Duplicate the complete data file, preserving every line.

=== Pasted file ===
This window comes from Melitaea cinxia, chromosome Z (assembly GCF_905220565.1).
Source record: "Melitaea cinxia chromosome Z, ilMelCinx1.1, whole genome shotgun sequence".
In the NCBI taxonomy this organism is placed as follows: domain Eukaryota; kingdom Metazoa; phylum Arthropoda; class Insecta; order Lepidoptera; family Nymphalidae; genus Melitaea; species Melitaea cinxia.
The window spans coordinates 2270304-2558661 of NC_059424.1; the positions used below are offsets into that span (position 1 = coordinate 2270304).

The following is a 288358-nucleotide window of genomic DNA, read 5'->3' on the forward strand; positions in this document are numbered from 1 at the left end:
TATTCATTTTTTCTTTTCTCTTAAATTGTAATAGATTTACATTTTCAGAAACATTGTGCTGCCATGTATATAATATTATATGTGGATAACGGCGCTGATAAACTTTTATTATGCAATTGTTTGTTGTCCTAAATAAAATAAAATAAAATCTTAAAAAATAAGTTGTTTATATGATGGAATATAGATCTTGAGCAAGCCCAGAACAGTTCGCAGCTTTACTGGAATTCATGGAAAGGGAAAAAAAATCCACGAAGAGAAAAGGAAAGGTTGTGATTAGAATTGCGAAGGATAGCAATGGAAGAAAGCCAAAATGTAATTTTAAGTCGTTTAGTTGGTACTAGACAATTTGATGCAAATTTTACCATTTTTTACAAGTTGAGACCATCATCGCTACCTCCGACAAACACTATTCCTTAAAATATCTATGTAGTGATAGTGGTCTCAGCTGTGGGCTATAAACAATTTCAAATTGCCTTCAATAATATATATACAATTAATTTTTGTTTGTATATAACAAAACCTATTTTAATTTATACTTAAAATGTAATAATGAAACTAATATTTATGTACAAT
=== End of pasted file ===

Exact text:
This window comes from Melitaea cinxia, chromosome Z (assembly GCF_905220565.1).
Source record: "Melitaea cinxia chromosome Z, ilMelCinx1.1, whole genome shotgun sequence".
In the NCBI taxonomy this organism is placed as follows: domain Eukaryota; kingdom Metazoa; phylum Arthropoda; class Insecta; order Lepidoptera; family Nymphalidae; genus Melitaea; species Melitaea cinxia.
The window spans coordinates 2270304-2558661 of NC_059424.1; the positions used below are offsets into that span (position 1 = coordinate 2270304).

The following is a 288358-nucleotide window of genomic DNA, read 5'->3' on the forward strand; positions in this document are numbered from 1 at the left end:
TATTCATTTTTTCTTTTCTCTTAAATTGTAATAGATTTACATTTTCAGAAACATTGTGCTGCCATGTATATAATATTATATGTGGATAACGGCGCTGATAAACTTTTATTATGCAATTGTTTGTTGTCCTAAATAAAATAAAATAAAATCTTAAAAAATAAGTTGTTTATATGATGGAATATAGATCTTGAGCAAGCCCAGAACAGTTCGCAGCTTTACTGGAATTCATGGAAAGGGAAAAAAAATCCACGAAGAGAAAAGGAAAGGTTGTGATTAGAATTGCGAAGGATAGCAATGGAAGAAAGCCAAAATGTAATTTTAAGTCGTTTAGTTGGTACTAGACAATTTGATGCAAATTTTACCATTTTTTACAAGTTGAGACCATCATCGCTACCTCCGACAAACACTATTCCTTAAAATATCTATGTAGTGATAGTGGTCTCAGCTGTGGGCTATAAACAATTTCAAATTGCCTTCAATAATATATATACAATTAATTTTTGTTTGTATATAACAAAACCTATTTTAATTTATACTTAAAATGTAATAATGAAACTAATATTTATGTACAAT